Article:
In the abusive underside of California's foster care system, a child's life can be worth as little as $150.
After culling through 1.1 million reports of abuse, the Los Angeles Times showed earlier this week that the privatized system of foster care created 27 years ago to save money and better assist children in need is itself in need of dramatic overhaul.
At least four children have died in the past five years as a result of abuse in Los Angeles County homes overseen by private foster family agencies, The Times reported. None had died in government-run homes during that time.
No doubt, private nonprofit organizations have a role in the foster care system, which at any time cares for 59,000 abandoned, neglected and abused children. But The Times identified gaps in oversight by the California Department of Social Services.
One of the problems identified by The Times in a story published Wednesday: "The flow of money to private foster care — now about $400 million a year — introduced a powerful incentive for some to spend as little as possible and pack homes with as many children as they could.
"Those agencies are so short of homes that they accept convicted criminals as foster parents. The state has granted waivers to at least 5,300 people convicted of crimes. In the most egregious cases, people with waivers later maimed or killed children."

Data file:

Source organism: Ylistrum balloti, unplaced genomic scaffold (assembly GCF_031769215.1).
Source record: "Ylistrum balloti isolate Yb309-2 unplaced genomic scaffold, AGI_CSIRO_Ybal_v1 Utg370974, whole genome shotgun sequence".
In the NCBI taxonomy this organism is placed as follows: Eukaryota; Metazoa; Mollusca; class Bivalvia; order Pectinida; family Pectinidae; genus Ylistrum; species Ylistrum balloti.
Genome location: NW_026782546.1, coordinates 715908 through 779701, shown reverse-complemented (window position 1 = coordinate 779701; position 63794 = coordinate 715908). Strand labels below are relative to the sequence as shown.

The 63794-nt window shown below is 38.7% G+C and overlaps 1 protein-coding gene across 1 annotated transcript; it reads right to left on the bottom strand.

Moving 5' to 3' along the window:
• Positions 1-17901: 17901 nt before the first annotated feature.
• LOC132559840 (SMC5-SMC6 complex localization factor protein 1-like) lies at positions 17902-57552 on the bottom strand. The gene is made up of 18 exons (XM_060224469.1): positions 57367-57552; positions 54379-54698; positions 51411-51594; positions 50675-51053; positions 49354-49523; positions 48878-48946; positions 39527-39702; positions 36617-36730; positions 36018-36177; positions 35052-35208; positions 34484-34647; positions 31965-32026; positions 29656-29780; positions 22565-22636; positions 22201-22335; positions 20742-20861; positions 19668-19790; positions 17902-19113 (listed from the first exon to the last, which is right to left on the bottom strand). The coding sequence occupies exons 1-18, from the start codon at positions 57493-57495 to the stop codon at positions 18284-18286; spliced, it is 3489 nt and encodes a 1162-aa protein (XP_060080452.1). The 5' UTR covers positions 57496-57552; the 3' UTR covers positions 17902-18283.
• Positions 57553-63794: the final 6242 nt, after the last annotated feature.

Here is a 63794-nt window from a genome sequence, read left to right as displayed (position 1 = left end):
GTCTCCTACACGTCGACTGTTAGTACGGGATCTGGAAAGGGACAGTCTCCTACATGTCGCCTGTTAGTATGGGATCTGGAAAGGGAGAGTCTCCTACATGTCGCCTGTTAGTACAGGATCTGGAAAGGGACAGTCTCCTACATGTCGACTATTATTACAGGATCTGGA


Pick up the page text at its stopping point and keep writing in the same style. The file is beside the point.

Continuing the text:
One private agency placed three children, ages 2, 3 and 4, into the home of a woman who had been accused of abusing children and whose partner had a history of drug abuse. The couple had turned the garage into a marijuana farm.
The 2-year-old was beaten into a coma in 2010. He survived but is blind in one eye and mentally disabled. Social workers who should have monitored the placement brushed aside complaints, including those from another foster child in the home who was 13.
In another instance, a private agency placed a 2-year-old girl in the home of a woman who was a convicted thief. She beat the baby to death. The agency that placed the baby with the thief received a maximum fine allowed under the law, $150.
The state also is supposed to make sure social workers don't have caseloads of more than 15 children. But in many instances, social workers boost their income by skirting the caseload rules by working full time for multiple agencies.
Will Lightbourne, head of the California Department of Social Services, has pushed to overhaul the system. A report is supposed to be delivered to the Legislature in October 2014, none too soon.
The Times reported that the Tennessee system works well. There, agencies are paid based on performance, unlike California, which pays private agencies $1,870 per child per month, regardless of outcome.
The Times' findings add important detail to what has been reported before. In past years, The Sacramento Bee's Marjie Lundstrom has documented the maltreatment of foster children placed in Sacramento homes by private foster family agencies. And in 2003, then-Assembly Member Bill Maze, R-Visalia, asked the state to investigate Fresno County's foster care department after three children died within a month.
Reports of child abuse in foster care shouldn't sadden us. They should infuriate us enough to change the system.
Government must intervene when parents abuse children. But if authorities take the ultimate step of removing a child from a parent's home, they must make sure that child is kept safe.
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